I have a fairly unusual use of A* in my game, and I'm trying to come up with a good heuristic for it but so far I've done decently at best. So, here's the situation:

You control cars driving around in a 2D grid that can range from being completely open to being maze-like. The cars can do the following:

- Cars can turn up to 90ยบ over one grid space (i.e. a car moving forward can turn right or left immediately, or a shade in between).

- Cars can drive diagonally into another grid space.

- A car can go in reverse or drive forward, but going from one to the other (i.e. going in reverse a couple spaces then suddenly going forward) requires the car to pause momentarily.

My pathfinder started out being pretty simple, basically it would just use the Manhattan distance to decide the heuristic. When I added diagonals, I modified it slightly so that it would only use the biggest change in direction for the heuristic (of X and Y). That works pretty well if the cars can go in any direction at any time, but because of their whole driving forward, stopping, then driving backwards thing, this really changes the game. Similarly, someone in a car would tend to go in a straight line, rather than hugging walls and taking a lot of diagonals. So, I tried to add the turning into the heuristic function, but that can randomly give some pretty insane results (in one case, the car backs up, stops, drives forward, stops, then drives backwards again and moves to its target from there).

So I'm wondering if anyone has any insight for me that might help me out. I'm just sort of messing around now to try to get something that really works, but it seems every approach has a major problem.

Two heuristics I tried:

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| public float heuristicOne (PathData data, Point start, Point goal) { float value = Math.max(Math.abs(p.x - data.space.x), Math.abs(p.y - data.space.y)); if (data.parent != nil) { value += ( Math.abs(data.space.x - data.parent.space.x) + Math.abs(data.space.y - data.parent.space.y) ) / 2.0f; } return value; } |

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| public float heuristicTwo (PathData data, Point start, Point goal) { float dx1 = goal.x - data.space.x; float dy1 = goal.y - data.space.y; float dx2 = start.x - data.space.x; float dy2 = start.y - data.space.y; float cross = dx1 * dy2 - dx2 * dy1; cross = Math.abs(cross); return (Math.max(Math.abs(dx1), Math.abs(dy1)) + cross*0.0002f); } |

The first one is pretty typical in using the adjusted Manhattan distance, aside from the extra weight it adds for turning. Note that the X and Ys of the PathData "space" are indices, so a change in a space will be either: (0,0) (0,1) (1,0), (1,1), (0,-1), (-1,0), or (-1,-1) and nothing else. This means that the bigger a turn, the more expensive the resulting cost for it. Because every LevelSpace can only be accessed by another LevelSpace, I can use its parent's location and its location to determine in what direction a turn was made for this space. But... actually looking at this now and trying to explain what it does I realize it's all wrong, haha. Getting my thoughts out there in detail usually makes me see the problem anyway. Looks like what I have now actually will just make diagonal movements more expensive than straight ones, which wasn't my intention. So, ignore that for now, I'll fix it soon and repost.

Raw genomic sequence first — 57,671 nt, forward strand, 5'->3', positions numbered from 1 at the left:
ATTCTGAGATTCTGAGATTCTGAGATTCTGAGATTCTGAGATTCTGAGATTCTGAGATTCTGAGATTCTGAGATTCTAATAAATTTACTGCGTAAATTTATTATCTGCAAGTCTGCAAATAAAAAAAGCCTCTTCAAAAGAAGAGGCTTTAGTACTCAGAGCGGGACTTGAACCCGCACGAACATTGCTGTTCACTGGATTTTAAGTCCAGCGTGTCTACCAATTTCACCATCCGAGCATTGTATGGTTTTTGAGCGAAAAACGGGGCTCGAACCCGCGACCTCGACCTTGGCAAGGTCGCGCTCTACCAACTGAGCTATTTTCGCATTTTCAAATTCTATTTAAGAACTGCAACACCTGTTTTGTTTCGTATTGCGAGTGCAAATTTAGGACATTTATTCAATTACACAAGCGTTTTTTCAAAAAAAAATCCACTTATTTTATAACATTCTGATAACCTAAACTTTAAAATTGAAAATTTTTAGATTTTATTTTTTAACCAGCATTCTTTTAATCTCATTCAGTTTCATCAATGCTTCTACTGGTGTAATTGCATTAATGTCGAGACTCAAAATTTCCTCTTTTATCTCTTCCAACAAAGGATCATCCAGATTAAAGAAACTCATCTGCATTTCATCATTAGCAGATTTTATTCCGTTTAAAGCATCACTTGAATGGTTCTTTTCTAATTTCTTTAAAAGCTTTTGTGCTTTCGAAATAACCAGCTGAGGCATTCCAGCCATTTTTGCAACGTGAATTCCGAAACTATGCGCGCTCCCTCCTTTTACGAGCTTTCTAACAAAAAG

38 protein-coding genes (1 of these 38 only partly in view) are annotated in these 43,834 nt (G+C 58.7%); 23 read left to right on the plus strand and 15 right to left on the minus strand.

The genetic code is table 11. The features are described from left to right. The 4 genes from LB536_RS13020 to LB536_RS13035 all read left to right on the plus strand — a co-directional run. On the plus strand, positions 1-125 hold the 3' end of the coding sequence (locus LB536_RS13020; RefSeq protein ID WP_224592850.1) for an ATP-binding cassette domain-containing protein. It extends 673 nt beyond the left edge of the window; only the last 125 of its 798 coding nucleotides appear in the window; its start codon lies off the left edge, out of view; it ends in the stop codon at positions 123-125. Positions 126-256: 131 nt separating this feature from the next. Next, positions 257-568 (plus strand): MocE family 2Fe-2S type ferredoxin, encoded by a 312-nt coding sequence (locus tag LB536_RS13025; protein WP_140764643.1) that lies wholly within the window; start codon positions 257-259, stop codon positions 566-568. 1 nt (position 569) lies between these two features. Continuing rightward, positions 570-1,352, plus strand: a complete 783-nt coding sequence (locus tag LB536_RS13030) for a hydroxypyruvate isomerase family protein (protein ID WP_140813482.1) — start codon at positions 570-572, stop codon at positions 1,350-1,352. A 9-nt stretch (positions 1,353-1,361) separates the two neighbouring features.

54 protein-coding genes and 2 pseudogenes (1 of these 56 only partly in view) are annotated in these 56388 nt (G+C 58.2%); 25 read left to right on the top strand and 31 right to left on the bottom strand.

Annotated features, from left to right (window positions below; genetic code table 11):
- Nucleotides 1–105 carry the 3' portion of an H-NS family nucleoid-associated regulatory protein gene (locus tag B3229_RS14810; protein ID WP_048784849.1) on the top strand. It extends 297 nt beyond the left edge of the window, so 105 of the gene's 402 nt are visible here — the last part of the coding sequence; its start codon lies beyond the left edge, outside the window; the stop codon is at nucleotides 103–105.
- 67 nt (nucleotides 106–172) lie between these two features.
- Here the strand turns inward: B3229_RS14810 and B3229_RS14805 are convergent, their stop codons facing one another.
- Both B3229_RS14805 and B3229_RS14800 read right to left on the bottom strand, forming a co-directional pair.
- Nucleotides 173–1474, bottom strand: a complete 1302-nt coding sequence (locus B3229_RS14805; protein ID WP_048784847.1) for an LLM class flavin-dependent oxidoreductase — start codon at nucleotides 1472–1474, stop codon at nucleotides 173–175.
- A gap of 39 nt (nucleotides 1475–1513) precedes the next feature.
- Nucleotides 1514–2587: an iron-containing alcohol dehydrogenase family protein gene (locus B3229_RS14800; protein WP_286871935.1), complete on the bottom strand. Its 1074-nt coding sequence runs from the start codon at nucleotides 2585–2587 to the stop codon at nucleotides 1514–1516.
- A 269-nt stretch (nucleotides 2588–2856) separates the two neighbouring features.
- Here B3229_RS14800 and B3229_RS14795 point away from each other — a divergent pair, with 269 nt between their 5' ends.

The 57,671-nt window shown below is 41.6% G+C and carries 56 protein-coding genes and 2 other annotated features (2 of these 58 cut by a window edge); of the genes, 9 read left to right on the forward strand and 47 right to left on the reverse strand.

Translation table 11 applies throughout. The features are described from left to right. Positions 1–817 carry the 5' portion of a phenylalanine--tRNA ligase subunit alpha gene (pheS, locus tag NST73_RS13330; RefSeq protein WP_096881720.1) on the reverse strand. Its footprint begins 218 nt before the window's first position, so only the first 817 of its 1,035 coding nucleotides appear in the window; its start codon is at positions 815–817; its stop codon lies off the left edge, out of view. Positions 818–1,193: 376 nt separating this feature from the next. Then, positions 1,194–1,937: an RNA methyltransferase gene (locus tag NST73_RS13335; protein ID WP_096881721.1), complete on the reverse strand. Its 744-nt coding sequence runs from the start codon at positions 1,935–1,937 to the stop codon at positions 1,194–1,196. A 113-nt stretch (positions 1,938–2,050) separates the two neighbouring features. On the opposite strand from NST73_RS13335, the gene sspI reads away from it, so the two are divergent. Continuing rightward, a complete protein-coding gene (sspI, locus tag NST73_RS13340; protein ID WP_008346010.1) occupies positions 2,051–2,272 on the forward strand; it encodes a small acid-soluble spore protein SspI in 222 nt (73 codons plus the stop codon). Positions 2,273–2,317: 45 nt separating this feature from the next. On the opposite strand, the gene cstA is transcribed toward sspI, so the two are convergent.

The second one uses a fudged algorithm in order to have unique "tie" values (and therefore limit searching redundancy), but otherwise just uses the adjusted Manhattan distance again. Also, the heuristic has to be fast and doesn't need to be particularly accurate, it just needs to

*look* accurate.

So, any ideas on good heuristics for this?

EXIT here's a fixed version of heuristic one. Just uses the (already stored) facing instead. Doesn't seem to solve the problem of the cars choose semi-insane paths.

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| public float heuristicOne (PathData data, Point start, Point goal) { float value = Math.max(Math.abs(p.x - data.space.x), Math.abs(p.y - data.space.y)); if (data.parent != nil) { value += ( Math.abs(data.facing.x - data.parent.facing.x) + Math.abs(data.facing.y - data.parent.facing.y) ) / 2.0f; } return value; } |